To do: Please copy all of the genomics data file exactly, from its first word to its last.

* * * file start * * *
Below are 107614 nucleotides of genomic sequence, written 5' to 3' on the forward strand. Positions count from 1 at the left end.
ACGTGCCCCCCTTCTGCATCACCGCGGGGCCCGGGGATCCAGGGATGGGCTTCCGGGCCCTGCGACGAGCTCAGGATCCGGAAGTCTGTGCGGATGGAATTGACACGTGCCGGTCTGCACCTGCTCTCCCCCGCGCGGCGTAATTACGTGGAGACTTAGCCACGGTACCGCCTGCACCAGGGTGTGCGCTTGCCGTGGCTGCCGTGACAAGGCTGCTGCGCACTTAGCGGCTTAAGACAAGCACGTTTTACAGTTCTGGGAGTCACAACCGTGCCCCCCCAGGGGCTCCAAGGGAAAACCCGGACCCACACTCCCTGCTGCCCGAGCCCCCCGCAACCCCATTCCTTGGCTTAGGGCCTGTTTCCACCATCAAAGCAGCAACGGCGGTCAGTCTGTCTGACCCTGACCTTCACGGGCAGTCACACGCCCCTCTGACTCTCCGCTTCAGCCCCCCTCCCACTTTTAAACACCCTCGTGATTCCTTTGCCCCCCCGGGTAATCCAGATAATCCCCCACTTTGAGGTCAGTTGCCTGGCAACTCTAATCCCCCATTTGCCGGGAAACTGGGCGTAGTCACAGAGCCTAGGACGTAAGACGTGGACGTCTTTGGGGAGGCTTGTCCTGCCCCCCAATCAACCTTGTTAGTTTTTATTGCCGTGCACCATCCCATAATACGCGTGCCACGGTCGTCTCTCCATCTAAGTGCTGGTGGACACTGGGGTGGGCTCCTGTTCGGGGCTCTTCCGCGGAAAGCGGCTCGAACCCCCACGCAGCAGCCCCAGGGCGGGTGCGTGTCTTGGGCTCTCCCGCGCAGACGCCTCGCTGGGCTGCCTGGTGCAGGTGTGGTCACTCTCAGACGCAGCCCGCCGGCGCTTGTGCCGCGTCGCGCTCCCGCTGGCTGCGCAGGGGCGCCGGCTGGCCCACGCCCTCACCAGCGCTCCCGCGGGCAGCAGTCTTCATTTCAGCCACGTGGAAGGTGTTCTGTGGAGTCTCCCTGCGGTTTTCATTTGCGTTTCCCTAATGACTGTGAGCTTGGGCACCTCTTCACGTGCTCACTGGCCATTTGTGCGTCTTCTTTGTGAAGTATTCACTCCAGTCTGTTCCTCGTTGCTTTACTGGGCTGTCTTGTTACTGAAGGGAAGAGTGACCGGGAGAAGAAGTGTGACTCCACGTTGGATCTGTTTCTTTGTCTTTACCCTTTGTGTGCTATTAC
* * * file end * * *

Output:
Below are 107614 nucleotides of genomic sequence, written 5' to 3' on the forward strand. Positions count from 1 at the left end.
ACGTGCCCCCCTTCTGCATCACCGCGGGGCCCGGGGATCCAGGGATGGGCTTCCGGGCCCTGCGACGAGCTCAGGATCCGGAAGTCTGTGCGGATGGAATTGACACGTGCCGGTCTGCACCTGCTCTCCCCCGCGCGGCGTAATTACGTGGAGACTTAGCCACGGTACCGCCTGCACCAGGGTGTGCGCTTGCCGTGGCTGCCGTGACAAGGCTGCTGCGCACTTAGCGGCTTAAGACAAGCACGTTTTACAGTTCTGGGAGTCACAACCGTGCCCCCCCAGGGGCTCCAAGGGAAAACCCGGACCCACACTCCCTGCTGCCCGAGCCCCCCGCAACCCCATTCCTTGGCTTAGGGCCTGTTTCCACCATCAAAGCAGCAACGGCGGTCAGTCTGTCTGACCCTGACCTTCACGGGCAGTCACACGCCCCTCTGACTCTCCGCTTCAGCCCCCCTCCCACTTTTAAACACCCTCGTGATTCCTTTGCCCCCCCGGGTAATCCAGATAATCCCCCACTTTGAGGTCAGTTGCCTGGCAACTCTAATCCCCCATTTGCCGGGAAACTGGGCGTAGTCACAGAGCCTAGGACGTAAGACGTGGACGTCTTTGGGGAGGCTTGTCCTGCCCCCCAATCAACCTTGTTAGTTTTTATTGCCGTGCACCATCCCATAATACGCGTGCCACGGTCGTCTCTCCATCTAAGTGCTGGTGGACACTGGGGTGGGCTCCTGTTCGGGGCTCTTCCGCGGAAAGCGGCTCGAACCCCCACGCAGCAGCCCCAGGGCGGGTGCGTGTCTTGGGCTCTCCCGCGCAGACGCCTCGCTGGGCTGCCTGGTGCAGGTGTGGTCACTCTCAGACGCAGCCCGCCGGCGCTTGTGCCGCGTCGCGCTCCCGCTGGCTGCGCAGGGGCGCCGGCTGGCCCACGCCCTCACCAGCGCTCCCGCGGGCAGCAGTCTTCATTTCAGCCACGTGGAAGGTGTTCTGTGGAGTCTCCCTGCGGTTTTCATTTGCGTTTCCCTAATGACTGTGAGCTTGGGCACCTCTTCACGTGCTCACTGGCCATTTGTGCGTCTTCTTTGTGAAGTATTCACTCCAGTCTGTTCCTCGTTGCTTTACTGGGCTGTCTTGTTACTGAAGGGAAGAGTGACCGGGAGAAGAAGTGTGACTCCACGTTGGATCTGTTTCTTTGTCTTTACCCTTTGTGTGCTATTAC